Brief “It’s Not For Us”
Understanding How Meta-Oppression Influences Black Americans’ Experiences with the Credit System
Kassandra Martinchek, Rose Mary Brown
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For many Black Americans the doors to critical wealth-building tools that easily open for their white counterparts are locked or obstructed because of centuries-long discriminatory policies and practices. Without these same opportunities, Black Americans are often left behind, perpetually playing against a stacked deck.

Structural racism not only shapes the outcomes that people experience in all sectors of life, but it also has psychological effects on what Black Americans think is possible. This psychological stress from dealing with persistent structural racism across society is called meta-oppression, a concept developed by Dr. Jacqueline Scott.

Through a study of Black Chicago residents’ experiences with the credit system, we found that Black Americans internalized feelings of guilt, hopelessness, and despair, all of which hindered their willingness to further engage with the credit system. By illuminating the diverse effects of structural racism on the lives of Black Americans, we hope to reveal key opportunities for policy and practice to interrupt meta-oppression and advance racial equity across society.

What We Found

Our interviewees described four symptoms of meta-oppression that shaped how they perceived their financial futures and their role within them:

  • Lack of hope that their economic circumstances could change, including describing how the credit system can be slow to reward good financial behaviors and often leaves them feeling stuck with subpar options. Many felt they were constantly coping with financial emergencies and stuck in their existing situation.
  • Diminished self-confidence and self-worth, as they felt that they were a “bad person” because of poor credit. Interviewees felt culpable for their financial circumstances, which weighed on their self-esteem.
  • Lack of agency to change their circumstances and the broader system, as their efforts to combat structural racism in the credit system did not change their day-to-day financial lives. Interviewees ultimately felt that they had to accept the current system.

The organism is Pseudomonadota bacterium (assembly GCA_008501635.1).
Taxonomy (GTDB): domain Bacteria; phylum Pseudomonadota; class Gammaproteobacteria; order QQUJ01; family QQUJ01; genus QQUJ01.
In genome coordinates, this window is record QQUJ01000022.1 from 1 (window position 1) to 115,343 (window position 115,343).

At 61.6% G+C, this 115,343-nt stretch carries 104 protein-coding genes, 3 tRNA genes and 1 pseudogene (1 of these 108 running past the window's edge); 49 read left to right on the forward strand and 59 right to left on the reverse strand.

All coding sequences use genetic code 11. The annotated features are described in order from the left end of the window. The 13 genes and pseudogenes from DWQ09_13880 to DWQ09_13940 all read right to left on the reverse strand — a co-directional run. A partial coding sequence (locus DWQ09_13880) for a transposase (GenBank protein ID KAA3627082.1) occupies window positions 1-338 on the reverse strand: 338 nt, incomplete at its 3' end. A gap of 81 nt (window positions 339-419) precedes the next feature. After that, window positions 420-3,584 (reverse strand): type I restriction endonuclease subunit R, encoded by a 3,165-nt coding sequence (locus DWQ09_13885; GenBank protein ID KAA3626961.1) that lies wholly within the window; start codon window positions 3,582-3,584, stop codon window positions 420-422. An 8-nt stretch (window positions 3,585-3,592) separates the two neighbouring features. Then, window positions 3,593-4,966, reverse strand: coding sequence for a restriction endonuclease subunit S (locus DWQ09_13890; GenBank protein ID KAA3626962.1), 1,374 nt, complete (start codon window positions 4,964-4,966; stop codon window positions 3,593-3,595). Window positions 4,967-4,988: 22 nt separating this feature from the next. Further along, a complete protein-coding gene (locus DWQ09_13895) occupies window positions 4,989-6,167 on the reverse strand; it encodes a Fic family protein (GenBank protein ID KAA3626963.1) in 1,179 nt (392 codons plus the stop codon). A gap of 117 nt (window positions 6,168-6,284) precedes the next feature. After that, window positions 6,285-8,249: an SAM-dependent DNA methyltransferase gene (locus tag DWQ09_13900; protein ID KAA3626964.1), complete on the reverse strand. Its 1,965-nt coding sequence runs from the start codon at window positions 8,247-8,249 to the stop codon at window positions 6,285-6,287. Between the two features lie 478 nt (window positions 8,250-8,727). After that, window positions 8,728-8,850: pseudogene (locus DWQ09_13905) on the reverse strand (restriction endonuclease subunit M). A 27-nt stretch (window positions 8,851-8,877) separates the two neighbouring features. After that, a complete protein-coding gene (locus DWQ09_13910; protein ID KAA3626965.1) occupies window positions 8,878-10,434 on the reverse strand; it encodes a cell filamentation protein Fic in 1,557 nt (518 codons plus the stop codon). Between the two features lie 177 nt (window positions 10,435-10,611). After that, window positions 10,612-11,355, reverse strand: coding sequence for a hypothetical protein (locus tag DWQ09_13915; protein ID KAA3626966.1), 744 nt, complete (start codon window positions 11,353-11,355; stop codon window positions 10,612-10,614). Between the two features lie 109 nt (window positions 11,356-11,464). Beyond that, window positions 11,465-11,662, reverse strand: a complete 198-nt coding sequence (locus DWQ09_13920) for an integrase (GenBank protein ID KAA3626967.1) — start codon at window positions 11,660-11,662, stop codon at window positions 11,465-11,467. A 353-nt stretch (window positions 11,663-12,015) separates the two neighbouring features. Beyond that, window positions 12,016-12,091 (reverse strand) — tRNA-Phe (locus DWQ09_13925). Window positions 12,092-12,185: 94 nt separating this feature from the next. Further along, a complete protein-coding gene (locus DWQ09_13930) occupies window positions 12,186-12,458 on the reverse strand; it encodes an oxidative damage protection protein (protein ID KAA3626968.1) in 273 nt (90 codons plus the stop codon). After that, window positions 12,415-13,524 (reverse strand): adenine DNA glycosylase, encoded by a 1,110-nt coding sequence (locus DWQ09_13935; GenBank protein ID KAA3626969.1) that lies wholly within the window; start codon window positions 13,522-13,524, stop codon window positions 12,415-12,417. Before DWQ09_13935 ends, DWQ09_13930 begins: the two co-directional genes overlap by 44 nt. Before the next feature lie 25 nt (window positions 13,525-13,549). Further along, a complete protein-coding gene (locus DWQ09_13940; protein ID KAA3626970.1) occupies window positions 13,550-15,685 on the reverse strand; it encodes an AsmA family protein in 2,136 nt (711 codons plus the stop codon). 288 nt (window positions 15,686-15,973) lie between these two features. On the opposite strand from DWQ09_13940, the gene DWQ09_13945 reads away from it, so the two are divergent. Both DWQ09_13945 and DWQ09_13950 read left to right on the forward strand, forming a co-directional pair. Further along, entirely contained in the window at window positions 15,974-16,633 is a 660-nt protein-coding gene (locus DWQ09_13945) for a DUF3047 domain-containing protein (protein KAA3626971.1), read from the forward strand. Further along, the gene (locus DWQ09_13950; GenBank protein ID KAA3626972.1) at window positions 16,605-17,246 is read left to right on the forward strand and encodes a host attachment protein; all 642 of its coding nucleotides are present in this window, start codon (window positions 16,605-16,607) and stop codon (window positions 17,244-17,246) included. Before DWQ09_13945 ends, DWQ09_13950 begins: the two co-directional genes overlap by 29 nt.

• Shame and self-blame over prior financial decisions. Interviewees reported feeling anxious when discussing credit and attempted to keep their credit private.

As one interviewee said, “Sometimes [my credit would] play on my [confidence], my self-esteem, because it was just like, okay, this doesn’t make sense—you’re this old and you can’t do this because your credit is this, so…it plays on your mental, your confidence level, especially when you’re a single parent.”

Despite the effects of structural racism on interviewees’ visions for the financial future, these effects do not have to be permanent—policymakers and practitioners can enact efforts to interrupt meta-oppression’s symptoms. By evaluating the effects of programs and policies through the lens of meta-oppression, advancing efforts to dismantle structural racism, shifting program and policy designs to address the psychological effects of structural racism, and investing in further research, policymakers can deepen our understanding of meta-oppression.

How We Did It

To better understand how structural racism affects consumers’ experiences with meta-oppression in the credit system, we conducted interviews with 16 Black residents of Chicago, Illinois. We then thematically coded these interviews according to different dimensions of meta-oppression, creating subthemes that emerged across multiple interviews.

Research Areas Wealth and financial well-being Race and equity
Tags Asset and debts Family credit and debt Race, gender, class, and ethnicity
Policy Centers Center on Labor, Human Services, and Population
Research Methods Qualitative data analysis
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